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JK Rowling has hit out at Keir Starmer after he insisted ‘trans women are women’ and called for a ‘respectful’ debate on issue.

The Harry Potter author took to Twitter this morning to criticise the Labour leader’s comments, claiming the party could ‘no longer be counted on to defend women’s rights’.

She also slammed Sir Keir for ‘publicly misrepresenting’ the 2010 Equality Act, which legally protects people from discrimination in the workplace and in wider society, and said women’s anger was ‘growing’.

It comes as last night, the Labour leader said: ‘A woman is a female adult and, in addition to that, trans women are women, and that is not just my view — that is actually the law.’

JK Rowling

JK Rowling

Sir Keir Starmer

Sir Keir Starmer

JK Rowling (left) has hit out at Sir Keir Starmer (right) after he tried to bring some clarity to the controversial question of defining what a woman is

Miss Rowling, 56, wrote: ‘I don’t think our politicians have the slightest idea how much anger is building among women from all walks of life at the attempts to threaten and intimidate them out of speaking publicly about their own rights, their own bodies and their own lives.

‘Among the thousands of letters and emails I’ve received are disillusioned members of Labour, the Greens, the Lib Dems and the SNP. Women are scared, outraged and angry at the deaf ear turned to their well-founded concerns. But women are organising.

‘Now Keir Starmer publicly misrepresents equalities law, in yet another indication that the Labour Party can no longer be counted on to defend women’s rights. But I repeat: women are organising across party lines, and their resolve and their anger are growing.’

Miss Rowling claimed she has been inundated with messages from women and said lesbians are also coming under attack for ‘not wishing to be redefined’.

She added: ‘Innumerable gay people have been in touch with me to say exactly this. Like women, they – especially lesbians – are under attack for not wishing to be redefined and for refusing to use ideological language they find offensive.’ 

Keir Starmer went further than frontbench colleagues Yvette Cooper and Anneliese Dodds by insisting: 'Trans women are women'

Keir Starmer went further than frontbench colleagues Yvette Cooper and Anneliese Dodds by insisting: 'Trans women are women'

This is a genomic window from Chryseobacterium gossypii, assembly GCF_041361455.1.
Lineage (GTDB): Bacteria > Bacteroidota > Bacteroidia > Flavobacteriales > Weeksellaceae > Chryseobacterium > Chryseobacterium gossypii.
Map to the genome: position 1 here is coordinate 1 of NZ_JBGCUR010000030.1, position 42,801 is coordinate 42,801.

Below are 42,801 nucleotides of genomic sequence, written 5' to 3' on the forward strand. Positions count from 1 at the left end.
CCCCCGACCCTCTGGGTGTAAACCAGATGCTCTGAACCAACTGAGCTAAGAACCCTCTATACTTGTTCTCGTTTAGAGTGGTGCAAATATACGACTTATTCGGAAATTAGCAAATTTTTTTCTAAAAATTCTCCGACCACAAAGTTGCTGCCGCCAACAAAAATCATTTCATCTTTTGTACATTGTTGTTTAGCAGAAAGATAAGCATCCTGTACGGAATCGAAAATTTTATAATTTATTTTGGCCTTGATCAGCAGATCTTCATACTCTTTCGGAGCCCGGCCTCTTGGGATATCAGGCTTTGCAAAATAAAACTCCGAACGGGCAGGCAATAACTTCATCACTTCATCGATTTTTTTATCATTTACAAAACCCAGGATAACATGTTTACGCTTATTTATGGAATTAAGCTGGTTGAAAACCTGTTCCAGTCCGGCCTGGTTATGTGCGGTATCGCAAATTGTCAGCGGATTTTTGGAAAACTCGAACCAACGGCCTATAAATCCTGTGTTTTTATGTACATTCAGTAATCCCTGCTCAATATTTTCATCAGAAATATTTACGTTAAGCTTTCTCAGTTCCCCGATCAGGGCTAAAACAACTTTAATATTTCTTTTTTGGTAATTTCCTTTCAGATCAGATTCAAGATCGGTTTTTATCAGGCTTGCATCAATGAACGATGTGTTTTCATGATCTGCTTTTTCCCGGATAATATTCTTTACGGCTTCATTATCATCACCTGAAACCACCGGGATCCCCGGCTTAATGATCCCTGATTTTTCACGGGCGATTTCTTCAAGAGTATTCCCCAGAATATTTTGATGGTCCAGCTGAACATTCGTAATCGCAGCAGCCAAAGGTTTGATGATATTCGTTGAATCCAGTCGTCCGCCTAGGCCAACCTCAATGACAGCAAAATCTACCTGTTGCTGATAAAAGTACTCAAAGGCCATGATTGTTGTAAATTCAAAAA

Keir Starmer went further than frontbench colleagues Yvette Cooper and Anneliese Dodds by insisting: ‘Trans women are women’

Sir Keir called for changes to the Gender Recognition Act so that transgender people can achieve legal recognition of their gender based on self-declaration, without needing a medical diagnosis.

He told The Times: ‘The process that people have to go through does need to be looked at. If you talk to anybody who’s been through the process there’s a real issue about respect and dignity.’

The Labour leader also supports one of the key demands of feminists who have clashed with transgender activists by insisting on safe spaces – such as toilets – for those born as women. 

He said: ‘I believe in safe spaces for women — I’m very clear about those too. I think the 2010 act, the Equality Act, which does provide for safe spaces for women is right. And therefore I’m very straightforward about this.’

Since last night, women have taken to Twitter to address the controversial comments made by Sir Keir.

One user, named Alison Ann-Dowling wrote: ‘As a councillor, I’ve lost count of the number of times constituents have raised these concerns with me. 

‘A lot of anger on attempts to marginalise parents by schools promoting gender ideology as well. I speak out publically, others don’t through fear of professional damage.’

Tory MP Jackie Doyle-Price for Thurrock, Essex added: ‘Transwomen are transwomen. You cannot change your biological sex. Women must not be forced to accept otherwise. Keir Starmer is wrong.’

Another added: ‘I will not vote for any candidate that doesn’t know what a woman is.’ 

Earlier this week Shadow Home Secretary Yvette Cooper refused three times to offer a definition of a woman, saying she was not going to go down a ‘rabbit hole’.

Her colleague Anneliese Dodds, who is Labour’s equalities spokesman, had already said the day before that the meaning of the word depended on ‘context’.

Her stance also angered Miss Rowling, who said that she needed both a dictionary and a backbone.

Source: DailyMail

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